The only proper role for the tax-funded voluntary sector is to do stuff.  They should have teams of volunteers out clearing underbrush from those forests, or installing bat-nesting boxes. They should be wiping old peoples' bottoms, or doing their shopping. They should be caring for the sick and disabled, visiting prisoners, distributing soup and blankets to the homeless. What they should not be doing at my expense is full-time lobbying, or 'fighting for the rights' or 'holding government to account'. 

And if this government's measures are stripping this useless, obstructive, partisan, distorting and corrupt parasitical growth from our democracy, then they're working. 

Thank you, Polly. You make the argument in favour of Cameron's measures so much clearer. 


JohnofEnfield said...

Here is a comment from a friend during a debate we were having on certain aspects of the Charity Industry.

"It appears to me that Charity has changed. There are plenty of organisations that I work with that are staffed by paid employees, have no volunteers and subsist only on public funding with no private donors. In other words businesses. But organisations like ****** that exist on the voluntary work of their members and choose to fund a benevolence are under attack. It’s madness."

So the Big State has corrupted even that most fundamental quality of human life - charity.

I would ban ANY donation by the State (or any organ of the state) to a Charity.

Span Ows said...

Great post...later I will link to it. Left a few comments on Polly's piece yesterday.

Don said...

"organisations that I work with that are staffed by paid employees, have no volunteers and subsist only on public funding with no private donors."

In other words, quangos.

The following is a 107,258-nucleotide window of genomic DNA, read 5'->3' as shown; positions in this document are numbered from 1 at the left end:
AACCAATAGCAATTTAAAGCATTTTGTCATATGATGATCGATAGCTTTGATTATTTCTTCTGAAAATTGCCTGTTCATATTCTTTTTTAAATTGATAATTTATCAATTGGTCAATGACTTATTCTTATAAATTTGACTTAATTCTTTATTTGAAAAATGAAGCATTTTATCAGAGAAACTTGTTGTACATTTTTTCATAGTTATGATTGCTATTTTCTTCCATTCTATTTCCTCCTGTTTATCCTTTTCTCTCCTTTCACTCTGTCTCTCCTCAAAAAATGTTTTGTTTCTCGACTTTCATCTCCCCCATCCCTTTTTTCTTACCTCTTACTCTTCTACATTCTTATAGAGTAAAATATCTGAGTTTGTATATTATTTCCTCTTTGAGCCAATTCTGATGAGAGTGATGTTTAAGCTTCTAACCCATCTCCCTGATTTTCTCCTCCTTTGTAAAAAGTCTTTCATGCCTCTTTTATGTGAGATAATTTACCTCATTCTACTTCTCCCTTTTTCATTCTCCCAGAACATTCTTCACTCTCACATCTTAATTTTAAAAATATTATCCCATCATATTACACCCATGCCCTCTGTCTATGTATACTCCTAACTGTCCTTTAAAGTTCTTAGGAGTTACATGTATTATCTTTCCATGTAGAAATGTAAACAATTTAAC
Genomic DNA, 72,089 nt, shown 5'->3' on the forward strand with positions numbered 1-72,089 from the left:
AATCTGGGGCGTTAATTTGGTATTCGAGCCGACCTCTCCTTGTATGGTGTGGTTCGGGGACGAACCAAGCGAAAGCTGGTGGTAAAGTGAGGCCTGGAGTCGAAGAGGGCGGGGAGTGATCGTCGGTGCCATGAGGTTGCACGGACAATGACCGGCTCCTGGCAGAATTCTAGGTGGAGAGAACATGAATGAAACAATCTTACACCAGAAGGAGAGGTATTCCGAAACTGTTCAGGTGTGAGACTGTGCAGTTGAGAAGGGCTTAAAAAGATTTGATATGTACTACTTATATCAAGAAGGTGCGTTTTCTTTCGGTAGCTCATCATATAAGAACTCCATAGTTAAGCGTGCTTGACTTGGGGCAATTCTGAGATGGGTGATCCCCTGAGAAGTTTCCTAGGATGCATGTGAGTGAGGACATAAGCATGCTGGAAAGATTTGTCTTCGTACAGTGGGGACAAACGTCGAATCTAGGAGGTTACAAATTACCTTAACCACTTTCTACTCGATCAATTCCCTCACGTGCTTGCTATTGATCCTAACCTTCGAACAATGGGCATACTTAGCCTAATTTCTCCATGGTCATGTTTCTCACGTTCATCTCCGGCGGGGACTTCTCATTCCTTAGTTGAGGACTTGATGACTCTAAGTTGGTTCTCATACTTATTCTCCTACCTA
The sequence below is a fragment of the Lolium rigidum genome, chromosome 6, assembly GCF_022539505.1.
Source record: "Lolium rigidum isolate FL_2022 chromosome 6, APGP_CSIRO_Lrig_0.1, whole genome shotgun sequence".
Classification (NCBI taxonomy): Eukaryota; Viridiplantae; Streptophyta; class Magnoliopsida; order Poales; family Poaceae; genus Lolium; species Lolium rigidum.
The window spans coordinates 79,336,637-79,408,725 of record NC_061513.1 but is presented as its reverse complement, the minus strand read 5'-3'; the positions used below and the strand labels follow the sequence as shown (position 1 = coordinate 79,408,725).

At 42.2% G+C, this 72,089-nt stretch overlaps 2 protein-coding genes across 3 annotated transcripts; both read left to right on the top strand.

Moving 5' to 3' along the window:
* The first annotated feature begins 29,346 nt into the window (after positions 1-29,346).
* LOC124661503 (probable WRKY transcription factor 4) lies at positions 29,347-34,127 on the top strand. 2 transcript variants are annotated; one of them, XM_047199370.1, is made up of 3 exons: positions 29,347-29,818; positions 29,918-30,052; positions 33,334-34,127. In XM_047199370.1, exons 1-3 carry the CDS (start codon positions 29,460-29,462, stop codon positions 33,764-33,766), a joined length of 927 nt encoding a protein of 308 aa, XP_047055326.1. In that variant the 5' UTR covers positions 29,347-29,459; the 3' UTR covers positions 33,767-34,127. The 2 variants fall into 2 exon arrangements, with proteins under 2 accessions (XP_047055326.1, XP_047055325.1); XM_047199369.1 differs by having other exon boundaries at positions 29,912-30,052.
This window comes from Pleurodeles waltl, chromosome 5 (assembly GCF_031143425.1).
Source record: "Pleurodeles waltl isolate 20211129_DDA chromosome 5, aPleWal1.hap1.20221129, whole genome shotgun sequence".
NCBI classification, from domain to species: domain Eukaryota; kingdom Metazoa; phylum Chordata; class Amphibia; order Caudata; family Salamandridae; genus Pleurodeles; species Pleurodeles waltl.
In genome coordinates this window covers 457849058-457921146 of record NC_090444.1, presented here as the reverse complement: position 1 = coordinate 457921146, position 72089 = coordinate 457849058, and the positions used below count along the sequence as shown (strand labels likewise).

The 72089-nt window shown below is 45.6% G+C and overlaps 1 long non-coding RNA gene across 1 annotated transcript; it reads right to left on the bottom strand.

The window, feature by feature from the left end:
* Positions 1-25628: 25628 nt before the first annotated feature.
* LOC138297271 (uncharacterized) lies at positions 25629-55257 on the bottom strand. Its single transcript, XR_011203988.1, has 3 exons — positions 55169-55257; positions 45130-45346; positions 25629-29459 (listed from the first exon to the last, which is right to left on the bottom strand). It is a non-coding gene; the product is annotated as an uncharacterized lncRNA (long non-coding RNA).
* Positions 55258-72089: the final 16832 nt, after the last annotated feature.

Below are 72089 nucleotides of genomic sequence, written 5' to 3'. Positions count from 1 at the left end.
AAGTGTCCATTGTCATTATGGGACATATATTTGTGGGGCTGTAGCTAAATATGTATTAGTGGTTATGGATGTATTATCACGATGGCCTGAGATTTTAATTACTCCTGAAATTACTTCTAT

JohnofEnfield said...

...masquerading as Charities


English Pensioner said...

The number of "charities" which have been moaning in the media that David Cameron's "Big Society" will fail unless they get more government money can, to my way of thinking, only be construed as a threat to try to get more money. They haven't grasped the simple idea that the plan is to do more for less using willing volunteers who are happy to try to put something into the community, because none of them have ever done anything without a huge pay packet attached.
And by the way, what a stupid name "Big Society"! To me it smacks of "Big Brother" and I would have thought that an ex-PR person like Cameron would have noticed this!

Ian R Thorpe said...

As you said, Polly does help people on the side of common sense a lot. It is not just her idiotic ideological rantings but the patronising way she presents them as if no intelligent person could possibly disagree.

Don said...

"what a stupid name "Big Society"!"

I assume it comes from Lyndon Johnson's "Great Society". Anyway, it is indeed a bad name, and not a very good idea.

The real battle will be to get rid of the fat cats of upper and middle management, throughout local government, charities and education. These people are in the position of deciding who gets sacked, and you can bet it will be ten low pay, productive workers rather than one manager. Then they will be able to point to the damage done by the cuts.